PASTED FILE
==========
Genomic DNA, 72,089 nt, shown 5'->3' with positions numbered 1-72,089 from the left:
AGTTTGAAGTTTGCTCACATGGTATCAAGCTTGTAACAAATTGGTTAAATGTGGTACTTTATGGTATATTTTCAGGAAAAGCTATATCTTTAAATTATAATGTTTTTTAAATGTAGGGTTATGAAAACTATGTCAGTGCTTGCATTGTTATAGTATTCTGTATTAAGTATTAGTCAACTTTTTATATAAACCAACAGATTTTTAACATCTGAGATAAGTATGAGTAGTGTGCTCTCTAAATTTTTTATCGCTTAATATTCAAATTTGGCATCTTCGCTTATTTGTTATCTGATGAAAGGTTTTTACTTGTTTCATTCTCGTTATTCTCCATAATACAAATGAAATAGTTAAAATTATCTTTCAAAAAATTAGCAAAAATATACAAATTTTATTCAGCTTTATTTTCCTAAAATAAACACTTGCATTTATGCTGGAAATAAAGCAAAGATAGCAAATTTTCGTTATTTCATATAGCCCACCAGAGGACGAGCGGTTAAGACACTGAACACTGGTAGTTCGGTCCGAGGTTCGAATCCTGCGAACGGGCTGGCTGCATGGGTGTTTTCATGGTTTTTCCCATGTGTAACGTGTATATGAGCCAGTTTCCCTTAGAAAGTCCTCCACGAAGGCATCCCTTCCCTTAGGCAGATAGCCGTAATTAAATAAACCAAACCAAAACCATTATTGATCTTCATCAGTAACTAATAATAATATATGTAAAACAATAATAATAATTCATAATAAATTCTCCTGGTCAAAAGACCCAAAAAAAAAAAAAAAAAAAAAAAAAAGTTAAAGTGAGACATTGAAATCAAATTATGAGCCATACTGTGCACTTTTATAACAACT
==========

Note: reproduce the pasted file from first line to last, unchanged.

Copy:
Genomic DNA, 72,089 nt, shown 5'->3' with positions numbered 1-72,089 from the left:
AGTTTGAAGTTTGCTCACATGGTATCAAGCTTGTAACAAATTGGTTAAATGTGGTACTTTATGGTATATTTTCAGGAAAAGCTATATCTTTAAATTATAATGTTTTTTAAATGTAGGGTTATGAAAACTATGTCAGTGCTTGCATTGTTATAGTATTCTGTATTAAGTATTAGTCAACTTTTTATATAAACCAACAGATTTTTAACATCTGAGATAAGTATGAGTAGTGTGCTCTCTAAATTTTTTATCGCTTAATATTCAAATTTGGCATCTTCGCTTATTTGTTATCTGATGAAAGGTTTTTACTTGTTTCATTCTCGTTATTCTCCATAATACAAATGAAATAGTTAAAATTATCTTTCAAAAAATTAGCAAAAATATACAAATTTTATTCAGCTTTATTTTCCTAAAATAAACACTTGCATTTATGCTGGAAATAAAGCAAAGATAGCAAATTTTCGTTATTTCATATAGCCCACCAGAGGACGAGCGGTTAAGACACTGAACACTGGTAGTTCGGTCCGAGGTTCGAATCCTGCGAACGGGCTGGCTGCATGGGTGTTTTCATGGTTTTTCCCATGTGTAACGTGTATATGAGCCAGTTTCCCTTAGAAAGTCCTCCACGAAGGCATCCCTTCCCTTAGGCAGATAGCCGTAATTAAATAAACCAAACCAAAACCATTATTGATCTTCATCAGTAACTAATAATAATATATGTAAAACAATAATAATAATTCATAATAAATTCTCCTGGTCAAAAGACCCAAAAAAAAAAAAAAAAAAAAAAAAAAGTTAAAGTGAGACATTGAAATCAAATTATGAGCCATACTGTGCACTTTTATAACAACT